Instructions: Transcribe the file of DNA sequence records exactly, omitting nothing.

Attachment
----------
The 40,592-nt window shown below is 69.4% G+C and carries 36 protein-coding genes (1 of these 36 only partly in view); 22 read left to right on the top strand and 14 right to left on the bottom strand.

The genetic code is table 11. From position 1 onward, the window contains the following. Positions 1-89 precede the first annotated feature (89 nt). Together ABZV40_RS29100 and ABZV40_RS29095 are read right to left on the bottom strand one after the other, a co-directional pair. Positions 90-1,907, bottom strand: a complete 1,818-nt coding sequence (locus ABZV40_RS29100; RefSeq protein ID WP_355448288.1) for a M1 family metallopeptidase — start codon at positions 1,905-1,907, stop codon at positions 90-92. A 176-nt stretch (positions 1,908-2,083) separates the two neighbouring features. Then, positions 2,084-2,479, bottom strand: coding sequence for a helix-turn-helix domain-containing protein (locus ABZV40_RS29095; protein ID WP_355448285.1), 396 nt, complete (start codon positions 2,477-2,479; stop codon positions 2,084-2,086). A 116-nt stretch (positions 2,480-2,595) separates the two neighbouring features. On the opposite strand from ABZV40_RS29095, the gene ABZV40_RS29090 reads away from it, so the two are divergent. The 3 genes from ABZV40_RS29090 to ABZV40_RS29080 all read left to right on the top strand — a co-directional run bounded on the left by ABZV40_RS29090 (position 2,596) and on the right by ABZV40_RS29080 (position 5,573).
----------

The 40,592-nt window shown below is 69.4% G+C and carries 36 protein-coding genes (1 of these 36 only partly in view); 22 read left to right on the top strand and 14 right to left on the bottom strand.

The genetic code is table 11. From position 1 onward, the window contains the following. Positions 1-89 precede the first annotated feature (89 nt). Together ABZV40_RS29100 and ABZV40_RS29095 are read right to left on the bottom strand one after the other, a co-directional pair. Positions 90-1,907, bottom strand: a complete 1,818-nt coding sequence (locus ABZV40_RS29100; RefSeq protein ID WP_355448288.1) for a M1 family metallopeptidase — start codon at positions 1,905-1,907, stop codon at positions 90-92. A 176-nt stretch (positions 1,908-2,083) separates the two neighbouring features. Then, positions 2,084-2,479, bottom strand: coding sequence for a helix-turn-helix domain-containing protein (locus ABZV40_RS29095; protein ID WP_355448285.1), 396 nt, complete (start codon positions 2,477-2,479; stop codon positions 2,084-2,086). A 116-nt stretch (positions 2,480-2,595) separates the two neighbouring features. On the opposite strand from ABZV40_RS29095, the gene ABZV40_RS29090 reads away from it, so the two are divergent. The 3 genes from ABZV40_RS29090 to ABZV40_RS29080 all read left to right on the top strand — a co-directional run bounded on the left by ABZV40_RS29090 (position 2,596) and on the right by ABZV40_RS29080 (position 5,573).